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US awards $3M to fill gaps in medical marijuana research

FILE - In this Aug. 15, 2019, file photo, marijuana grows at an indoor cannabis farm in Gardena, Calif. With nine research grants announced Thursday, Sept. 19, 2019, the U.S. government will spend $3 million to find out if marijuana can relieve pain, but none of the money will be used to study the part of the plant that gets people high. (AP Photo/Richard Vogel, File)

I recently attended a conference in which implementation of the new Missouri medical marijuana law was discussed. The requirement for what justifies medical use of marijuana is so general that the physician is the ultimate decision-maker of who gets a card allowing the legal purchase of marijuana.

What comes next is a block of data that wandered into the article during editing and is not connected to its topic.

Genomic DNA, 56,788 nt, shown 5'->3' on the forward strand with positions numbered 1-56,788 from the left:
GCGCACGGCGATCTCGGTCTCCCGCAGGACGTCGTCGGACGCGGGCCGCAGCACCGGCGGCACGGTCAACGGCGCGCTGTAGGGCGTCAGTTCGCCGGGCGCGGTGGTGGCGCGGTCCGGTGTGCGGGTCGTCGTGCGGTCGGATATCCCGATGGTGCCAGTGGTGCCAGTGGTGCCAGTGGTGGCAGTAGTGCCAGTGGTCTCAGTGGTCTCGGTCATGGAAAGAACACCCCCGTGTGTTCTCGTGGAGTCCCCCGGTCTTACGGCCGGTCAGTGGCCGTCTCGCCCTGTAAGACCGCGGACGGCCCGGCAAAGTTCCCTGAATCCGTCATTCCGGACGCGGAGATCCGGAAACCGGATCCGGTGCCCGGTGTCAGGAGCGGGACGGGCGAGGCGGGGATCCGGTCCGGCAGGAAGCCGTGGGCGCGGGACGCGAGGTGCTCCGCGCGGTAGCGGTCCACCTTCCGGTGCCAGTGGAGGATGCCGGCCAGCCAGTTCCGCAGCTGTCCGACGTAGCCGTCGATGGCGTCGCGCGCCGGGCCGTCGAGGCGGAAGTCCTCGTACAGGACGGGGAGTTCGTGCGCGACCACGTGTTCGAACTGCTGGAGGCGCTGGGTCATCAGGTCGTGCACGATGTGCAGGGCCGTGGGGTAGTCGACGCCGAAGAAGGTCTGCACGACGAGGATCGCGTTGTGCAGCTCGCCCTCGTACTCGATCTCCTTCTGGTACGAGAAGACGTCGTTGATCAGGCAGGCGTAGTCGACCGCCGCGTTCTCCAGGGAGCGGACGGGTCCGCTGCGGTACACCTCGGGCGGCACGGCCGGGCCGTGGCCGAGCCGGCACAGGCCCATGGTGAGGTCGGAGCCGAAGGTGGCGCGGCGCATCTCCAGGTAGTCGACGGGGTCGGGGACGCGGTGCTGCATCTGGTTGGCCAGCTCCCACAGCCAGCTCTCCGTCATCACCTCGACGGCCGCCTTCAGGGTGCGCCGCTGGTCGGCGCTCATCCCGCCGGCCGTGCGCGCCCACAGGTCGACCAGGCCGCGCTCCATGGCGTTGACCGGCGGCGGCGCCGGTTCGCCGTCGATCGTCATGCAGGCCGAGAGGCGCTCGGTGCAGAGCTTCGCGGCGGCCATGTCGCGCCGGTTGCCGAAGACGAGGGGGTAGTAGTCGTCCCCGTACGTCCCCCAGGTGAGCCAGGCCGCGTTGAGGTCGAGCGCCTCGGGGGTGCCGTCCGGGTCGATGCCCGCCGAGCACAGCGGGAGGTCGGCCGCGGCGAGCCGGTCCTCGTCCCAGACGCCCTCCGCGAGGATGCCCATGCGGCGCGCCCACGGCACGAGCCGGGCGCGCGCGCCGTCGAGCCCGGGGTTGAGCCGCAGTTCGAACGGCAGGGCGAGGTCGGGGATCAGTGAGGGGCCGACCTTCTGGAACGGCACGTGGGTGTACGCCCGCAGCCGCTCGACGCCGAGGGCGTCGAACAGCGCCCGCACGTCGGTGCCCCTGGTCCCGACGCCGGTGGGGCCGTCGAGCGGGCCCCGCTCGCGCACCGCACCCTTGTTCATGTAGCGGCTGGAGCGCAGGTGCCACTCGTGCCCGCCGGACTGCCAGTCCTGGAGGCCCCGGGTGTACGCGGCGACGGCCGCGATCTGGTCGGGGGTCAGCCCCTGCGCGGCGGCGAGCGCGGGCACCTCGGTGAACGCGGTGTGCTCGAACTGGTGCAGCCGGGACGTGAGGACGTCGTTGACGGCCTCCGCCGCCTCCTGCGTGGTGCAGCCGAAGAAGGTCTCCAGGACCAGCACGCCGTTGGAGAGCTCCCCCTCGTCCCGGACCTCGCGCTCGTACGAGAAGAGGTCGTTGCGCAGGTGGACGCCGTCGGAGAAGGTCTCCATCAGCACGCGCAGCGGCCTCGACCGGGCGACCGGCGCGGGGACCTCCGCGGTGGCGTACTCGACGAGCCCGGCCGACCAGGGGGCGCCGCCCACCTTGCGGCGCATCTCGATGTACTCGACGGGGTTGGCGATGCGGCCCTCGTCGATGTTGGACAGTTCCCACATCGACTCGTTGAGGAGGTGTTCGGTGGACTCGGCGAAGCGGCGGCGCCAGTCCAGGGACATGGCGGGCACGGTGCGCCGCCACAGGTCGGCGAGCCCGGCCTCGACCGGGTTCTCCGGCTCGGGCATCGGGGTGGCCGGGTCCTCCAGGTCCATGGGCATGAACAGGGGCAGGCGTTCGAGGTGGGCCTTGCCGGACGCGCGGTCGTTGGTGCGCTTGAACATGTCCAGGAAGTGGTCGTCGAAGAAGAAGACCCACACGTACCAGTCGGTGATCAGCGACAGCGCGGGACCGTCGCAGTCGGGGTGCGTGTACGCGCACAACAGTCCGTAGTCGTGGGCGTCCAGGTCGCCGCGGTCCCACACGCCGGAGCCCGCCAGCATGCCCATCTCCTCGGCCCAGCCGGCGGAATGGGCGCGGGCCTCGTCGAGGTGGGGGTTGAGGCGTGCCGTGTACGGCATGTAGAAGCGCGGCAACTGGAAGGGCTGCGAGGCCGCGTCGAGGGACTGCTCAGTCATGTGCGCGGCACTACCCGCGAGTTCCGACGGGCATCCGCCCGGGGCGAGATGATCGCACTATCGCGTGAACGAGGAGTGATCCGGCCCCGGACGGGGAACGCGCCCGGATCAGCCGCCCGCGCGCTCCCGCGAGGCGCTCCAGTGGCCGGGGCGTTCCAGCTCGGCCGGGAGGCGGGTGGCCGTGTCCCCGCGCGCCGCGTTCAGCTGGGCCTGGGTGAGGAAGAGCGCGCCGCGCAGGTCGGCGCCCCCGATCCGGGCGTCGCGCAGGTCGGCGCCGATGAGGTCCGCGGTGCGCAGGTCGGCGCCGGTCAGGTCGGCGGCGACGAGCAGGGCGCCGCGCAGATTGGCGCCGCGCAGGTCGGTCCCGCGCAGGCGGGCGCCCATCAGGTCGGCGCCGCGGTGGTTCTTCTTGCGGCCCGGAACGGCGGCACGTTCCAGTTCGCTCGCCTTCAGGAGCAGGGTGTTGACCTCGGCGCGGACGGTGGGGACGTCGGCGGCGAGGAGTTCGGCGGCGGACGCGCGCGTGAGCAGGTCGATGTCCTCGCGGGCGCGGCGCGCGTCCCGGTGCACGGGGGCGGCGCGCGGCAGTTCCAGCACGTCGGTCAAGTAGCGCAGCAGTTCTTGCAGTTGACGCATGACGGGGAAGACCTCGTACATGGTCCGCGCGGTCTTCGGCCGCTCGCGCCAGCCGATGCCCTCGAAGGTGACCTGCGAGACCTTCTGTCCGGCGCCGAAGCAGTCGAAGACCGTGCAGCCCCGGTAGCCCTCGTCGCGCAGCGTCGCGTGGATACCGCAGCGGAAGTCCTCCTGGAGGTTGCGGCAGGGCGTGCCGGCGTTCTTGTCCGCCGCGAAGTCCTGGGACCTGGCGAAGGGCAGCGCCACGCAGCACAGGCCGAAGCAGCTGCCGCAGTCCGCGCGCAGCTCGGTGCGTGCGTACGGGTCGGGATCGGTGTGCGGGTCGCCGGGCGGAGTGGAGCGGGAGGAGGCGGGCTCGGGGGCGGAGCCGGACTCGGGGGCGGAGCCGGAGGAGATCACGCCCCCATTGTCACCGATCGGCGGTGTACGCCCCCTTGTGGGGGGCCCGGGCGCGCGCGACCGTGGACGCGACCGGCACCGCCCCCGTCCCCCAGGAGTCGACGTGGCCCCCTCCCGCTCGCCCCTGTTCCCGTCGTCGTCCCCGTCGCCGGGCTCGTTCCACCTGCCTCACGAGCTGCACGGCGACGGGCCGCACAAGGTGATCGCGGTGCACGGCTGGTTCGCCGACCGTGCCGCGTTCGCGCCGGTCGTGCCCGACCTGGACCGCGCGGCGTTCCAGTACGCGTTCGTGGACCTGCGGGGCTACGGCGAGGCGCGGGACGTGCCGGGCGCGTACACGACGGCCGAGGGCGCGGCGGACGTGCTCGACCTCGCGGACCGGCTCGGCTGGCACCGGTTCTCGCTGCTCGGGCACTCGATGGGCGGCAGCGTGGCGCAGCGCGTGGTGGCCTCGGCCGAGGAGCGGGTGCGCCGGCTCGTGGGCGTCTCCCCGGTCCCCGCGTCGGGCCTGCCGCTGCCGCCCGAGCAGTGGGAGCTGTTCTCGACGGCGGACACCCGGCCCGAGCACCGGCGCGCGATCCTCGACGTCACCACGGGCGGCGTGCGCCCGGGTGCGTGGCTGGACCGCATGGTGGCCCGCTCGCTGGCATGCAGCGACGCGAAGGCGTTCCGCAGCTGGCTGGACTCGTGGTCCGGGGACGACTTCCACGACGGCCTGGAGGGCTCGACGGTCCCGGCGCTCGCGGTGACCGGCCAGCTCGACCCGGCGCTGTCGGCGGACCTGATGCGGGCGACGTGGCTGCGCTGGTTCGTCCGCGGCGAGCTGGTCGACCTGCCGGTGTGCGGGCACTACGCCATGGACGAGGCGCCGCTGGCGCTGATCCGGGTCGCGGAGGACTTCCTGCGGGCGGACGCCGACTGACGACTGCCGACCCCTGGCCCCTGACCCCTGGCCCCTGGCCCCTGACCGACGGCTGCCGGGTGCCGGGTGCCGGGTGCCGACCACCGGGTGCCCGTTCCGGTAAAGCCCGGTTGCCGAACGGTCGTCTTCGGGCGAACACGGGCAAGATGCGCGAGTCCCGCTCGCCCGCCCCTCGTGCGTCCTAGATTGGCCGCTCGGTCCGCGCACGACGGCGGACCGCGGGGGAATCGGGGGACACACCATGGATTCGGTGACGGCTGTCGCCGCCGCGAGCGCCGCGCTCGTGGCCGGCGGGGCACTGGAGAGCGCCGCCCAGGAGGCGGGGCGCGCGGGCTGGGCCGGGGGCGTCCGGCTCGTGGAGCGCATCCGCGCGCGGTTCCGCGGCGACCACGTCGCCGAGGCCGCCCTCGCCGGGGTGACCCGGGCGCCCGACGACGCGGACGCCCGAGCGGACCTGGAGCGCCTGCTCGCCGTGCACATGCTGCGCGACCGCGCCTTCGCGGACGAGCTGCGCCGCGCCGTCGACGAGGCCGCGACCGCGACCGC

At the same time, these same physicians can have ownership interests in dispensaries or other entities that produce and supply marijuana. While I have great respect and appreciation for physicians, they are still human, still fallible.

Soon, Missourians who want to use marijuana recreationally will know which doctors they can fool with an unlikely or false symptom in order to get a card. And soon these people will be driving on our roads, taking care of our kids, and operating heavy equipment. We Missourians voted and approved the medical use of marijuana. The way it is being implemented, we will soon be a recreational marijuana state in practice.

Steve Bowman • Ballwin